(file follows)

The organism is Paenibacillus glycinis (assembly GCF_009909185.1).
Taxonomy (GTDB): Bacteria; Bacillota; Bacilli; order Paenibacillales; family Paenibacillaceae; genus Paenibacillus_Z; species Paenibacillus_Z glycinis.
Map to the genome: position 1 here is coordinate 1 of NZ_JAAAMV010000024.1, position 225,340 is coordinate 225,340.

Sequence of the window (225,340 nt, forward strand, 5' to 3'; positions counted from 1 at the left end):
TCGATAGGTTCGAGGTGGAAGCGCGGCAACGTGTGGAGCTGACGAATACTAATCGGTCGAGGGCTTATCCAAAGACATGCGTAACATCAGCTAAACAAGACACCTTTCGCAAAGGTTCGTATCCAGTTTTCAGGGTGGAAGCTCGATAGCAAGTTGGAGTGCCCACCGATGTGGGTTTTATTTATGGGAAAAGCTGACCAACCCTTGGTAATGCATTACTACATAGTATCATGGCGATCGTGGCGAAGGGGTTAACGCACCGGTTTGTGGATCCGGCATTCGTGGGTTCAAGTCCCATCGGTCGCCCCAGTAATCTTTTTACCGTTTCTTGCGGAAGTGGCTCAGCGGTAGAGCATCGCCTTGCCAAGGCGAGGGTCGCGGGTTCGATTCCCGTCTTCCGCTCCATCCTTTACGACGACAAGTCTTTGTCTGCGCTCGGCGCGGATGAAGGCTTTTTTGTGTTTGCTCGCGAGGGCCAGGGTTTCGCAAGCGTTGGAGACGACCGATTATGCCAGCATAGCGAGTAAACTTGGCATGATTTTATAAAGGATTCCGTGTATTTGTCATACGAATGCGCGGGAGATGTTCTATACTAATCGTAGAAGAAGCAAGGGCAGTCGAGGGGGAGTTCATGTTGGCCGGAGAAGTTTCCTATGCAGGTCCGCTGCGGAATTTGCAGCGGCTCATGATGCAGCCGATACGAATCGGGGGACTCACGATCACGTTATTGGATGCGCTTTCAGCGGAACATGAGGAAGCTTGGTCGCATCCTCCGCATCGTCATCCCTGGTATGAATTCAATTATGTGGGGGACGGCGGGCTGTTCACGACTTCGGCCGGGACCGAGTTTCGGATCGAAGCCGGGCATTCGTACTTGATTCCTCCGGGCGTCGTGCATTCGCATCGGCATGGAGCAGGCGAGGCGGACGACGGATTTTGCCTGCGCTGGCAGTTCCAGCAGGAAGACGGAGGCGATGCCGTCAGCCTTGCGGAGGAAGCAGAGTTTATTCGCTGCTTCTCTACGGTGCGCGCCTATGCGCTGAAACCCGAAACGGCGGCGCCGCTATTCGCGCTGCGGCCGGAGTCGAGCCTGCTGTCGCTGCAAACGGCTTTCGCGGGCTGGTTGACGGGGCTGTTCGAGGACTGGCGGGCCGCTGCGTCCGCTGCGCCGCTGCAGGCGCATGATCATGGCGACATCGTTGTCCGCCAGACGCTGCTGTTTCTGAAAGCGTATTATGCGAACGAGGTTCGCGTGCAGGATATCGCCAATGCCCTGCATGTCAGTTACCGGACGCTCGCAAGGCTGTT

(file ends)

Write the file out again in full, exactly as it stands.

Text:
The organism is Paenibacillus glycinis (assembly GCF_009909185.1).
Taxonomy (GTDB): Bacteria; Bacillota; Bacilli; order Paenibacillales; family Paenibacillaceae; genus Paenibacillus_Z; species Paenibacillus_Z glycinis.
Map to the genome: position 1 here is coordinate 1 of NZ_JAAAMV010000024.1, position 225,340 is coordinate 225,340.

Sequence of the window (225,340 nt, forward strand, 5' to 3'; positions counted from 1 at the left end):
TCGATAGGTTCGAGGTGGAAGCGCGGCAACGTGTGGAGCTGACGAATACTAATCGGTCGAGGGCTTATCCAAAGACATGCGTAACATCAGCTAAACAAGACACCTTTCGCAAAGGTTCGTATCCAGTTTTCAGGGTGGAAGCTCGATAGCAAGTTGGAGTGCCCACCGATGTGGGTTTTATTTATGGGAAAAGCTGACCAACCCTTGGTAATGCATTACTACATAGTATCATGGCGATCGTGGCGAAGGGGTTAACGCACCGGTTTGTGGATCCGGCATTCGTGGGTTCAAGTCCCATCGGTCGCCCCAGTAATCTTTTTACCGTTTCTTGCGGAAGTGGCTCAGCGGTAGAGCATCGCCTTGCCAAGGCGAGGGTCGCGGGTTCGATTCCCGTCTTCCGCTCCATCCTTTACGACGACAAGTCTTTGTCTGCGCTCGGCGCGGATGAAGGCTTTTTTGTGTTTGCTCGCGAGGGCCAGGGTTTCGCAAGCGTTGGAGACGACCGATTATGCCAGCATAGCGAGTAAACTTGGCATGATTTTATAAAGGATTCCGTGTATTTGTCATACGAATGCGCGGGAGATGTTCTATACTAATCGTAGAAGAAGCAAGGGCAGTCGAGGGGGAGTTCATGTTGGCCGGAGAAGTTTCCTATGCAGGTCCGCTGCGGAATTTGCAGCGGCTCATGATGCAGCCGATACGAATCGGGGGACTCACGATCACGTTATTGGATGCGCTTTCAGCGGAACATGAGGAAGCTTGGTCGCATCCTCCGCATCGTCATCCCTGGTATGAATTCAATTATGTGGGGGACGGCGGGCTGTTCACGACTTCGGCCGGGACCGAGTTTCGGATCGAAGCCGGGCATTCGTACTTGATTCCTCCGGGCGTCGTGCATTCGCATCGGCATGGAGCAGGCGAGGCGGACGACGGATTTTGCCTGCGCTGGCAGTTCCAGCAGGAAGACGGAGGCGATGCCGTCAGCCTTGCGGAGGAAGCAGAGTTTATTCGCTGCTTCTCTACGGTGCGCGCCTATGCGCTGAAACCCGAAACGGCGGCGCCGCTATTCGCGCTGCGGCCGGAGTCGAGCCTGCTGTCGCTGCAAACGGCTTTCGCGGGCTGGTTGACGGGGCTGTTCGAGGACTGGCGGGCCGCTGCGTCCGCTGCGCCGCTGCAGGCGCATGATCATGGCGACATCGTTGTCCGCCAGACGCTGCTGTTTCTGAAAGCGTATTATGCGAACGAGGTTCGCGTGCAGGATATCGCCAATGCCCTGCATGTCAGTTACCGGACGCTCGCAAGGCTGTT